Sunday, July 04, 2010

 

From the Vault: Animator Steven Williams


ORIGINALLY PUBLISHED JULY 29, 1994
When Steven Williams, chief animator for the special effects firm Industrial Light & Magic, began working on the T-Rex for Jurassic Park, even the experts at his company said it was impossible. The Toronto native did it anyway and the team at ILM, the company started by Star Wars creator George Lucas, ended up creating all the dinosaurs instead of just the five or six herd shots it was originally hired to do.

The Mask marks a welcome departure for Williams from the realistic effects of Jurassic and Forrest Gump to more cartoon-like visuals.


In The Mask, Jim Carrey (Ace Ventura, Pet Detective) plays Stanley Ipkiss, a mild-mannered bank employee who finds an ancient mask that transforms him into a fun-seeking, physics-defying creature.
"Doing something like The Mask is kind of a nice deviation because it's more like doing a cartoon and ... that was a lot more entertaining than making the ass of a reptile jiggle for two years."

Because The Mask marked a departure for ILM, many of the crew were anxious to become involved in the film, which is reminiscent of the style of famous cartoon animators like Tex Avery, Chuck Jones and Bob Clampett.
"The interest, which was attractive, was that it had all the Avery-type things in it and then I found out Jim Carrey was going to be in it and he's a biological cartoon anyway. All we did was pick up where he left off."

The deviation from the type of work Williams has been used to was a relief, since he has concerns about possible misuse of the technology.
"What scares me about it is the projects that we're getting now ... We're becoming a birthing shop over time. We're not really an effects shop. We're being asked to inject personality into what they hope will be stars without addictions or morals or even requiring paychecks or trailers. It will happen. People who say there will never be digital characters just don't know what they're talking about. Man is just obsessed with trying to duplicate himself synthetically. The computer's a bad attempt at it, to begin with."

Williams doesn't know what made him see the light about the technology's possible misuse, but he knows he was being driven by blind curiosity to get ILM to the point it is today.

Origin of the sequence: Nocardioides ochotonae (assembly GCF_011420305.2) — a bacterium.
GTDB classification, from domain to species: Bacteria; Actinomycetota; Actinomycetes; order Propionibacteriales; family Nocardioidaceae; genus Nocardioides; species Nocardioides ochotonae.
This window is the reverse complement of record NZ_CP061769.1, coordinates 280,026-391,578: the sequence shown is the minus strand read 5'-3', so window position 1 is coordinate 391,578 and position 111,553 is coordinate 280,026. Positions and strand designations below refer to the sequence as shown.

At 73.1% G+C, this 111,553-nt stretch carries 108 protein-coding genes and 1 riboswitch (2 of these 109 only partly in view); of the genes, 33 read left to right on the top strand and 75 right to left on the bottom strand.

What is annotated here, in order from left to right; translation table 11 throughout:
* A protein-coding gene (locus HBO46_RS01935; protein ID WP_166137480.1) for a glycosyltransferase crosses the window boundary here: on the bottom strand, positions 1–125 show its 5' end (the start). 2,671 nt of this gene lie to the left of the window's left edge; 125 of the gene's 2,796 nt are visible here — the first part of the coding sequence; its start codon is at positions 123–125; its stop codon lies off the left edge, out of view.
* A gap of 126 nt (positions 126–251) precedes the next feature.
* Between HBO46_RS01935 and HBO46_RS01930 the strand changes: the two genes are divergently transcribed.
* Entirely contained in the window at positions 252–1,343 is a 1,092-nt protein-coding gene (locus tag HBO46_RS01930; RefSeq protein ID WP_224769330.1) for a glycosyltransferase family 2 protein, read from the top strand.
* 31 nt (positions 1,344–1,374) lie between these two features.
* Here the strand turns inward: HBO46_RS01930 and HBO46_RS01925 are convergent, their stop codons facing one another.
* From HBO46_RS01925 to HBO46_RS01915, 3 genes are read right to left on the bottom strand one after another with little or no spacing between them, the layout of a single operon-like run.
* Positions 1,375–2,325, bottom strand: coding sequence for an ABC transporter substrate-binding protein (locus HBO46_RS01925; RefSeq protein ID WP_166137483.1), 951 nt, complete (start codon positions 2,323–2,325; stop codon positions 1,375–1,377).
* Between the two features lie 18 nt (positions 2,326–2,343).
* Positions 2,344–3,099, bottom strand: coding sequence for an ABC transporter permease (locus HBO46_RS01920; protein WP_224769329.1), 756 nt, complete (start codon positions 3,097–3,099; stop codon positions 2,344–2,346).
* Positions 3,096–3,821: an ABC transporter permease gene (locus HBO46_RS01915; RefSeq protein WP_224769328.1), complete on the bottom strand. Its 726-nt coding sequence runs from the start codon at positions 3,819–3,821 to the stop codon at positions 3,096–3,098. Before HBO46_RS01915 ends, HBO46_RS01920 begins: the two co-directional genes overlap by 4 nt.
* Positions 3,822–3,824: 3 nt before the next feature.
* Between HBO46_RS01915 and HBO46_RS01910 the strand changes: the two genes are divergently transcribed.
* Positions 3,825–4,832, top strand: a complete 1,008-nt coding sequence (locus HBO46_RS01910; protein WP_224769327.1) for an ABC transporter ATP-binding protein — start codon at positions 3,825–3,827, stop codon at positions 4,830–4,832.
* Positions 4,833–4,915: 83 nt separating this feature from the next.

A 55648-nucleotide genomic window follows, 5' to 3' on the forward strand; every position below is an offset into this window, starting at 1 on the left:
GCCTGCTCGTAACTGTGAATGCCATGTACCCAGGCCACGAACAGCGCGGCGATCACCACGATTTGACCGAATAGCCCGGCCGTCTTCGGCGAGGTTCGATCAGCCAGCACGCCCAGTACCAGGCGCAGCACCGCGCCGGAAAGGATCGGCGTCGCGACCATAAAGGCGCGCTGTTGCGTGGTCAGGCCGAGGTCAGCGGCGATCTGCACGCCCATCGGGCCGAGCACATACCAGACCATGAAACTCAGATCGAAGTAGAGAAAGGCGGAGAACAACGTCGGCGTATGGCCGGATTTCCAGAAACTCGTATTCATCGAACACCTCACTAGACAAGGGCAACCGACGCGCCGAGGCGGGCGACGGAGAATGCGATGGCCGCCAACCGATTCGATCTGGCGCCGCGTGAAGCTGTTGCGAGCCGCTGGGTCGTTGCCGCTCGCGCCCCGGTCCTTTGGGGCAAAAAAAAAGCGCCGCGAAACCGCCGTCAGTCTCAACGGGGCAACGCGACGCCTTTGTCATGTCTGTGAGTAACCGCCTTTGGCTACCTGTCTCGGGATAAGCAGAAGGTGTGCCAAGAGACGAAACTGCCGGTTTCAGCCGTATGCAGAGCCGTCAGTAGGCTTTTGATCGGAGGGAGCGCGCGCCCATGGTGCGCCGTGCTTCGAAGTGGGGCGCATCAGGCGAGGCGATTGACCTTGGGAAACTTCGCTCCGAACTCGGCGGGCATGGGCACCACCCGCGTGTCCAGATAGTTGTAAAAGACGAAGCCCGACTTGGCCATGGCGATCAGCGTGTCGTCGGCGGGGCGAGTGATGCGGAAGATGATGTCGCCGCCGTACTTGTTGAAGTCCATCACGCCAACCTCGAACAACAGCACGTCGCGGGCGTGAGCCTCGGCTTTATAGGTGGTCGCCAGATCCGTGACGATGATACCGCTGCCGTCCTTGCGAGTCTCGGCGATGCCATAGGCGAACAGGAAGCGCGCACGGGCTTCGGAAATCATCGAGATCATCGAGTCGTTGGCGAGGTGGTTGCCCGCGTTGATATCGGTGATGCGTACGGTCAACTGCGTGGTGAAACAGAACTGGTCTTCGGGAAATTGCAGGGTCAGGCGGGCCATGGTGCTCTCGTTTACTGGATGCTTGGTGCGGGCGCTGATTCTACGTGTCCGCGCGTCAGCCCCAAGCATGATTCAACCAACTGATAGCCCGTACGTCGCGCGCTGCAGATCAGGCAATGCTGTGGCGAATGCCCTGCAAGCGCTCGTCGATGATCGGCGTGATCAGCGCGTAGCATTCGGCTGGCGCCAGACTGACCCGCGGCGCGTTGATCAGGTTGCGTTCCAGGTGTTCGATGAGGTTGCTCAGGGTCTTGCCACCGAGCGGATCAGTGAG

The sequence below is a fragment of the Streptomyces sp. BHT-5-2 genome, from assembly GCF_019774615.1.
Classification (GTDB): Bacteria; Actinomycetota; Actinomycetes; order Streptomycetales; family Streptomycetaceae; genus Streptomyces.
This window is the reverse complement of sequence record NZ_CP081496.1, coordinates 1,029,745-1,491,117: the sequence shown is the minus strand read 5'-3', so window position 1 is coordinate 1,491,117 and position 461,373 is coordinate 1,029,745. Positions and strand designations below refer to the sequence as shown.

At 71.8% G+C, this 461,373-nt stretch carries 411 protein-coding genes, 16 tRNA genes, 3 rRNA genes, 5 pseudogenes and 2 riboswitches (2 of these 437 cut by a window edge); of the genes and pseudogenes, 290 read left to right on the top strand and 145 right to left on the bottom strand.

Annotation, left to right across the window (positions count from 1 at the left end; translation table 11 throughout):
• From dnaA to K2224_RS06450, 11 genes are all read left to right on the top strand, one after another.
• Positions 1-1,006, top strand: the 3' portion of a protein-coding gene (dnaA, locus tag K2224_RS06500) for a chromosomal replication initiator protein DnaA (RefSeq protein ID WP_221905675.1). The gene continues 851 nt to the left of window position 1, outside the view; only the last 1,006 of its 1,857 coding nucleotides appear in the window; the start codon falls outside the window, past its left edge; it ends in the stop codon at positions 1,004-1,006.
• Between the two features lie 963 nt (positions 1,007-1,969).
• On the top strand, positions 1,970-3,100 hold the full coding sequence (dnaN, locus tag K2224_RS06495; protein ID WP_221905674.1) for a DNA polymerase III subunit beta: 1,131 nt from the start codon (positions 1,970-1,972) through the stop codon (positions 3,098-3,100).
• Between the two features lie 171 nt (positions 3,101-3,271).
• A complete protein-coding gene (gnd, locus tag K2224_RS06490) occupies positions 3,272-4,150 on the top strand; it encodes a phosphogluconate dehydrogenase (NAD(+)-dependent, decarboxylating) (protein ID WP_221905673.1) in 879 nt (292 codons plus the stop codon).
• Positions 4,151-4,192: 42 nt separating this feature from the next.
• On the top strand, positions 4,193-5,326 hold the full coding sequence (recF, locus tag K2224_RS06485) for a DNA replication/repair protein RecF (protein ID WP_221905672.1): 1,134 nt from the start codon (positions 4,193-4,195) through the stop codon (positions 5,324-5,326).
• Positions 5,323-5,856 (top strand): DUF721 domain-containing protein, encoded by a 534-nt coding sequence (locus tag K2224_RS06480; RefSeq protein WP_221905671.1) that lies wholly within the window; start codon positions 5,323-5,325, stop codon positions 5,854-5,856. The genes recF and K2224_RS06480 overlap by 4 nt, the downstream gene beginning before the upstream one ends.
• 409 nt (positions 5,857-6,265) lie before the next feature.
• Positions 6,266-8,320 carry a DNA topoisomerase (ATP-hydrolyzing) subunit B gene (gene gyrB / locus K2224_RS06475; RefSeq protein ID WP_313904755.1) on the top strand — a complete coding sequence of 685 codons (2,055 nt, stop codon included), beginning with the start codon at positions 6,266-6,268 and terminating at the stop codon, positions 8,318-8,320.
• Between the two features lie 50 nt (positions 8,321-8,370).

"I don't know why all of a sudden I got religion about the whole thing, because I was so driven to try. Lucas, I think, has kind of built a bit of a machine that's out of control, a monster of sorts. He wanted the best, he got the best. The only reason I'm scared is 'cause I know it's going to happen and I haven't been wrong yet when it comes to anticipating."

Williams sees infinite possibilities, including replacing Arnold Schwarzenegger's body on screen once his body starts to deteriorate in real life. However, he can also envision others being able to use the technology to fool people, giving the example of Saddam Hussein engineering a film that looked like the U.S. president was punching out Hussein's wife.
"We will never, ever shoot Cleopatra-type shots again with 150 or 1,000 extras; we'd just replicate them. That's the easiest example right there."

An example of that this summer was in Forrest Gump, where crowds were replicated to make a peace rally in Washington look huge. This type of technology will eventually involve conflicts with the acting community, though some actors have already had themselves digitally scanned into computers.
"If you can take any image and freeze it in time, you can duplicate it, from an actor to a rock. Again, you're only dealing with a certain spectrum of colors and it's just a matter of time. "Ariflex is testing cameras that do not shoot directly to film but shoot directly to memory, to run like decoded files. ... The real power of this is that we can now start using pre-stored images of characters, mountains, rain and we're piping it through the view plane, the camera, so the whole post-production process becomes pre."

In theory, the technology that allows Tom Hanks to shake hands with President Kennedy in Forrest Gump could be used to recast any movie ever made.
"It will happen. It's a bad thing. The most powerful weapon in the house is the television, unfortunately. I get mothers coming up to me saying 'I bought my 7-year-old son a Macintosh. Isn't it wonderful?' and I say, 'No. Take it out in the backyard and bury it. Give him a block of wood and a knife. He'll learn a lot more.'"


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